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Legendary Jazz Musician Dave Brubeck Dies

Dave Brubeck, the legendary jazz pianist and composer, known for defying jazz conventions and for recordings like "Take Five" and "Blue Rondo a la Turk," has died.

Brubeck died of heart failure in Norwalk, Conn. He was one day short of his 92nd birthday.

His All Music biography says Brubeck distinguished himself from the popular jazz musicians of the West Coast by playing unusual time signatures, "adventurous tonalities," and proving that complex music could find a larger audience.

Perhaps a testimony of that was that in 1954, Brubeck became only the second jazz musician ever featured on the cover of Time Magazine. The first? Louis Armstrong.

Born Dec. 6, 1920, Brubeck grew up on a 45,000-acre ranch in California and he came to music through a circuitous route. In a 1999 interview with Fresh Air's Terry Gross, he said his first love was rodeo roping. But his mother, who spotted a special talent when he sat at the piano, insisted he not rope anything larger than a yearling.

"She didn't want my fingers to become hurt," Brubeck said. "My uncle, who was also a rodeo roper, got his finger caught between the saddle horn and the rope, and it took his finger off. And he used to kid the other cowboys and say, 'I would've been a great pianist like my nephew Dave, had I not lost this finger.'"

Brubeck went on to college but a zoology teacher told him he should focus on what he had spotted as his true love: Music. So Brubeck started taking classes at Mills College in Oakland, California, except there was one huge problem — Brubeck never learned to read music and the dean at the college threatened not to let him graduate.

"But when some of the younger teachers heard this, they went to the dean and said, 'You're making a big mistake, because he writes the best counterpoint that I've ever heard,'" Brubeck said. "So they convinced the dean to let me graduate. And the dean said, 'You can graduate if you promise never to teach and embarrass the conservatory.' And that's the way I've gotten through life, is having to substitute other things for not being able to read well. But I can write, which is something very few people understand."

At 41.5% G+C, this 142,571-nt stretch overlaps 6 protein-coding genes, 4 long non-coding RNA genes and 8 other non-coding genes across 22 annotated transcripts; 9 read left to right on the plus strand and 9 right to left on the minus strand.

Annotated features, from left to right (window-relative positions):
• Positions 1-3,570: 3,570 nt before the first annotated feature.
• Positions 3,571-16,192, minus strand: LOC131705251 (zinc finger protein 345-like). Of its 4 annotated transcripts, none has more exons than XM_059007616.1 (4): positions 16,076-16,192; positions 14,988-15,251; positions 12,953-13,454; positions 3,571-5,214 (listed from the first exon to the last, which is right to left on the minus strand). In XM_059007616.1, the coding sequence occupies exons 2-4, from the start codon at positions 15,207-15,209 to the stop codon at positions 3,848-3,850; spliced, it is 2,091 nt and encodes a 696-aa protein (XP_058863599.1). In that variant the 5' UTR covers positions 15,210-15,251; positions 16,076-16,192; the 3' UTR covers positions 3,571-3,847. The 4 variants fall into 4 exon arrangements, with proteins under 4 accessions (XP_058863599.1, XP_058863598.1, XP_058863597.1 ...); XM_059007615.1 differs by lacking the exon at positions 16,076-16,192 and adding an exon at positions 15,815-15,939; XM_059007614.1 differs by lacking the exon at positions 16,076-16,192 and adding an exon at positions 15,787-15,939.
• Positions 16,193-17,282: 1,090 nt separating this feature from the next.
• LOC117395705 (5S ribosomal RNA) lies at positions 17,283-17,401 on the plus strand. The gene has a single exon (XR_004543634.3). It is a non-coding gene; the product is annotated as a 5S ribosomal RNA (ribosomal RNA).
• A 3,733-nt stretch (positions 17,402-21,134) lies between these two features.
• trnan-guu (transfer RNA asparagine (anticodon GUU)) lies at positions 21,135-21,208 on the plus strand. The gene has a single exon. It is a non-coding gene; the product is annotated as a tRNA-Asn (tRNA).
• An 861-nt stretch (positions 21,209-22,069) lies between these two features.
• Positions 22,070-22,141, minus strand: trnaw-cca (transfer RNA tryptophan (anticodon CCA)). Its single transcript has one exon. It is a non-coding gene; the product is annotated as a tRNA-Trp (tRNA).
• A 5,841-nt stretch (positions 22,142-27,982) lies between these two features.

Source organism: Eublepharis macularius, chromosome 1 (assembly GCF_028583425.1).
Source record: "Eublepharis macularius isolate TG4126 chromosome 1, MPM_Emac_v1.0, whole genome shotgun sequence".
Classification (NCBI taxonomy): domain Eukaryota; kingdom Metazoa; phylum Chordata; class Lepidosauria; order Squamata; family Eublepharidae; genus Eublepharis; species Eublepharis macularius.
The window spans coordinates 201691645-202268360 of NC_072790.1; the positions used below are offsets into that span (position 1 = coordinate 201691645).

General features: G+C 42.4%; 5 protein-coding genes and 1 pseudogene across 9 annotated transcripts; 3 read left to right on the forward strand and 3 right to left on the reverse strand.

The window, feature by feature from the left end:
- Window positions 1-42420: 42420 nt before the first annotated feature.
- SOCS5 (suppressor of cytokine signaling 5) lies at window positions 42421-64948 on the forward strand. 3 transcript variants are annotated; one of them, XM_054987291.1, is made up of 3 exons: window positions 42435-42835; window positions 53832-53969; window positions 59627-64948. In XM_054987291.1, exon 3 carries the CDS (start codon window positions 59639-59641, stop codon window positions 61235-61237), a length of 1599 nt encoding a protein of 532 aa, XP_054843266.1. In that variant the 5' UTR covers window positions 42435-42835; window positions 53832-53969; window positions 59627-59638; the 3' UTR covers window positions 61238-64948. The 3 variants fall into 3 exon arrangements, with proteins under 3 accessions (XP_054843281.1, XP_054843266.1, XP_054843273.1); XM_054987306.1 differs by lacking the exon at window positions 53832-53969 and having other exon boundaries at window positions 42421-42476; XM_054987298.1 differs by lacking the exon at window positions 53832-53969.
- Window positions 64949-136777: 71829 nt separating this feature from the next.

NPR's Felix Contreras tells our Newscast unit that Brubeck's "Take Five," released in 1959, changed jazz "by adding an extra beat to jazz's standard 4/4 time."

As Hedrick Smith wrote for PBS, "Take Five" was in 5/4 time and other songs in the "Time Out" album were just as odd. "Blue Rondo a la Turk" was in 9/8 time.

Critics didn't like it and Brubeck even lost some gigs for playing those odd time signatures and for his use of polytonality.

Smith reports:

"'Much of the earlier European music was in one tonality,' Brubeck explains. 'We've become so used to that. Gradually musicians and composers wanted to stretch that and get it more complicated.' But as Brubeck remembers, it took some time for his unique approach to catch on. 'I wrote [a piece] for Stan Kenton when I was 22 that had some polytonality, called Prayer of the Conquered,' Brubeck recalls. 'He said 'Bring it back in 10 years.' He thought it was complicated.'"

In the end, however, the masses embraced Brubeck. "Time Out" sold more than a million copies and became the first jazz record to hit gold.

Our friends at NPR Music will have more on Brubeck over at The Record. They've also put together an "artist page" for Brubeck.

Update at 3:01 p.m. ET. Our friends at KQED have more on Brubeck's influence on his home town.

Copyright 2012 National Public Radio. To see more, visit http://www.npr.org/.


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